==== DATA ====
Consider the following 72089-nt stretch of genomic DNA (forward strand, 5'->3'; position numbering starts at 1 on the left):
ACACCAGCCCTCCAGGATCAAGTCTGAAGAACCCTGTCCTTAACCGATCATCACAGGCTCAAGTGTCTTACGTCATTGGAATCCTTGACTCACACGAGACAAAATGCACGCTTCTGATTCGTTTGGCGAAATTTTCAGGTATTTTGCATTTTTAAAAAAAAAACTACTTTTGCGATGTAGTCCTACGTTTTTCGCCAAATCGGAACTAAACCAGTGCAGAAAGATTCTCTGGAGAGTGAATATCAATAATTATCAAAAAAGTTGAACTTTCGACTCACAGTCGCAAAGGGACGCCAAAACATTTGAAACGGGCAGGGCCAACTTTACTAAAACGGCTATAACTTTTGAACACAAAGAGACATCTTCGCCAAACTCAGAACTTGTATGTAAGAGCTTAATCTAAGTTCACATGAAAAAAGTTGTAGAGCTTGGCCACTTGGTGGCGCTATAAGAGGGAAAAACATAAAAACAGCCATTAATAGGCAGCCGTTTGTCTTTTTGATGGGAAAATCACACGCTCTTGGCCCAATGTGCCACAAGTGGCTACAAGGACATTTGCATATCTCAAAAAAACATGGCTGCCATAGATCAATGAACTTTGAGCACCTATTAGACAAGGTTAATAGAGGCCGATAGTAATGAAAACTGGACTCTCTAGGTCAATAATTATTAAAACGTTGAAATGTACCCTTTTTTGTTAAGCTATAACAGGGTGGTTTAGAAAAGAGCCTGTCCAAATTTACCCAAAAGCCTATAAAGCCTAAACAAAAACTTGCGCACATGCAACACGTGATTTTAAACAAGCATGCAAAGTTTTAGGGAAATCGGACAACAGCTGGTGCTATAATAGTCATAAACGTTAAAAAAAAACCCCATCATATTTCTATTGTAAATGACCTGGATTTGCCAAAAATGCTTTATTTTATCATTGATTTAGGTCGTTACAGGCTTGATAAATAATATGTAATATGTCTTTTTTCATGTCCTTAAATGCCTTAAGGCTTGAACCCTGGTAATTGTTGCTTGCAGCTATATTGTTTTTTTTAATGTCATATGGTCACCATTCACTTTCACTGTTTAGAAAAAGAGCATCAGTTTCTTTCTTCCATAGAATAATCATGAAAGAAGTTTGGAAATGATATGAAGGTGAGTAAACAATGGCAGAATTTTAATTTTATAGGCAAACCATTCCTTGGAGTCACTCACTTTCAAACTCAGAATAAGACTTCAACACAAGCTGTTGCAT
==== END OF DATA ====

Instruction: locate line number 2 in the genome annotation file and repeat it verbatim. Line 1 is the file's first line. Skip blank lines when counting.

ACACCAGCCCTCCAGGATCAAGTCTGAAGAACCCTGTCCTTAACCGATCATCACAGGCTCAAGTGTCTTACGTCATTGGAATCCTTGACTCACACGAGACAAAATGCACGCTTCTGATTCGTTTGGCGAAATTTTCAGGTATTTTGCATTTTTAAAAAAAAAACTACTTTTGCGATGTAGTCCTACGTTTTTCGCCAAATCGGAACTAAACCAGTGCAGAAAGATTCTCTGGAGAGTGAATATCAATAATTATCAAAAAAGTTGAACTTTCGACTCACAGTCGCAAAGGGACGCCAAAACATTTGAAACGGGCAGGGCCAACTTTACTAAAACGGCTATAACTTTTGAACACAAAGAGACATCTTCGCCAAACTCAGAACTTGTATGTAAGAGCTTAATCTAAGTTCACATGAAAAAAGTTGTAGAGCTTGGCCACTTGGTGGCGCTATAAGAGGGAAAAACATAAAAACAGCCATTAATAGGCAGCCGTTTGTCTTTTTGATGGGAAAATCACACGCTCTTGGCCCAATGTGCCACAAGTGGCTACAAGGACATTTGCATATCTCAAAAAAACATGGCTGCCATAGATCAATGAACTTTGAGCACCTATTAGACAAGGTTAATAGAGGCCGATAGTAATGAAAACTGGACTCTCTAGGTCAATAATTATTAAAACGTTGAAATGTACCCTTTTTTGTTAAGCTATAACAGGGTGGTTTAGAAAAGAGCCTGTCCAAATTTACCCAAAAGCCTATAAAGCCTAAACAAAAACTTGCGCACATGCAACACGTGATTTTAAACAAGCATGCAAAGTTTTAGGGAAATCGGACAACAGCTGGTGCTATAATAGTCATAAACGTTAAAAAAAAACCCCATCATATTTCTATTGTAAATGACCTGGATTTGCCAAAAATGCTTTATTTTATCATTGATTTAGGTCGTTACAGGCTTGATAAATAATATGTAATATGTCTTTTTTCATGTCCTTAAATGCCTTAAGGCTTGAACCCTGGTAATTGTTGCTTGCAGCTATATTGTTTTTTTTAATGTCATATGGTCACCATTCACTTTCACTGTTTAGAAAAAGAGCATCAGTTTCTTTCTTCCATAGAATAATCATGAAAGAAGTTTGGAAATGATATGAAGGTGAGTAAACAATGGCAGAATTTTAATTTTATAGGCAAACCATTCCTTGGAGTCACTCACTTTCAAACTCAGAATAAGACTTCAACACAAGCTGTTGCAT